The European Commission proposes to define municipal waste as mixed waste and separately collected waste from households and “mixed waste and separately collected waste from other sources that is comparable to household waste in nature, composition and quantity”.
A lot of the debate has focused on the quantity criterion. We believe that this is the only objective and measurable criterion. The quantity criterion is needed to clearly distinguish between municipal waste on one hand, and commercial and industrial waste on the other.
While paper from commercial and industrial sources is already collected and recycled at high levels, an untapped potential exists for household paper collection and similar sources, for which the waste directive is setting targets. If the quantity criterion is removed, the target for municipal solid waste will unduly include commercial and industrial waste and affect the accuracy of statistical data.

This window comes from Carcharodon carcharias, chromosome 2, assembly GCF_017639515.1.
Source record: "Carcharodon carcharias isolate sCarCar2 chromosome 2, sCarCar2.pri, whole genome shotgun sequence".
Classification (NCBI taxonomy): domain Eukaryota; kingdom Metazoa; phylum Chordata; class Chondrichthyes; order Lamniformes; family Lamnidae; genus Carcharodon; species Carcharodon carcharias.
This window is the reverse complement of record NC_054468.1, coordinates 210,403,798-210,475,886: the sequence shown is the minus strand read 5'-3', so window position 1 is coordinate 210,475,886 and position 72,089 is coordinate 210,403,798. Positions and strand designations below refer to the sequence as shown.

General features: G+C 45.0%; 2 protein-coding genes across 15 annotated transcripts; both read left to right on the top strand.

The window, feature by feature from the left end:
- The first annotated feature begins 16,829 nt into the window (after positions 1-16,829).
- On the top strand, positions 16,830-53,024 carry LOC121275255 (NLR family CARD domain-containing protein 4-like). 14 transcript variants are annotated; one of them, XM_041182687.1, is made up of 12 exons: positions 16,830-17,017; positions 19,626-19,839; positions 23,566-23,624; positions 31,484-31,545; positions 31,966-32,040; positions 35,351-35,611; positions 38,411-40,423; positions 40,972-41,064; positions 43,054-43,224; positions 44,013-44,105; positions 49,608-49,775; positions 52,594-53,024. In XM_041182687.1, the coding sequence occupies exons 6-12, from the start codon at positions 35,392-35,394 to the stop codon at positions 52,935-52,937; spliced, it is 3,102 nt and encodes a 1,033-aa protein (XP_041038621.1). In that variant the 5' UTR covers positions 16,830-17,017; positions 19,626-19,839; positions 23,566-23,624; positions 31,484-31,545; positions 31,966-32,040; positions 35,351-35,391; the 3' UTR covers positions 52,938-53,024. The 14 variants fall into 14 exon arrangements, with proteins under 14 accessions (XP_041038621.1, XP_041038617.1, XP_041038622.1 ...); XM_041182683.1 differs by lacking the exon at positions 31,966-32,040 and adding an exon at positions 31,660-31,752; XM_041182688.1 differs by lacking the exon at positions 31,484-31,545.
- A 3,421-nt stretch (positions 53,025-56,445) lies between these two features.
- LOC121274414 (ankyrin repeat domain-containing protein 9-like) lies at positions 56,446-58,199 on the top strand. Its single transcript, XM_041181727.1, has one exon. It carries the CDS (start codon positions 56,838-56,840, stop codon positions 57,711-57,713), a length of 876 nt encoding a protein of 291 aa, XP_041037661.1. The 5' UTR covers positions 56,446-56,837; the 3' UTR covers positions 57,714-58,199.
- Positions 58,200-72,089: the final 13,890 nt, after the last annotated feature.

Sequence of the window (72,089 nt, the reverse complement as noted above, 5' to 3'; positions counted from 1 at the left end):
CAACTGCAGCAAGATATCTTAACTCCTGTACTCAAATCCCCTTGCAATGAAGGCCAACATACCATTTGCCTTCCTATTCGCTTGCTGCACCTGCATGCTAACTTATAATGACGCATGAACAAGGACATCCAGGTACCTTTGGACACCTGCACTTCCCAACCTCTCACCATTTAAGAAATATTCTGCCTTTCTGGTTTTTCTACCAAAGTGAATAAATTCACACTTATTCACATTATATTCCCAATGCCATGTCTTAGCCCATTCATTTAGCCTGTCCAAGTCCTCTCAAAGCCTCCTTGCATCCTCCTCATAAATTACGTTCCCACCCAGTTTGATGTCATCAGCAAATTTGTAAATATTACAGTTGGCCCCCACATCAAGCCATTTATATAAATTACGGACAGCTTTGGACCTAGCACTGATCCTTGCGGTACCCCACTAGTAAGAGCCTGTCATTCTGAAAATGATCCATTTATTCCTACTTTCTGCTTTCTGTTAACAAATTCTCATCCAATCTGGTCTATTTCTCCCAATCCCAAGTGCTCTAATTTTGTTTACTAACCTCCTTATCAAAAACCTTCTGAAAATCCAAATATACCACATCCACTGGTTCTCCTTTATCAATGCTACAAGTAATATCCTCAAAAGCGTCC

Moreover, the collection of commercial and industrial waste should not be financed and cross-subsidised by public funds, ultimately resulting in additional costs for taxpayers. In the absence of the quantity criterion there is a genuine risk that the scope of municipal waste is widened and therefore the focus is diverted from areas where the need to increase collection is the most acute. In order to ensure that all streams remain open to competition, instrumental to preserving cost-efficient and innovative waste markets, we support two key actions:
- Maintaining the quantity criterion in the definition of municipal waste;
- Clearly stipulate into the definition of municipal waste that it is neutral with regard to the public and private status “The definition of municipal waste (…) is neutral with regard to the public or private status of the operator managing waste and to the ownership of the waste”.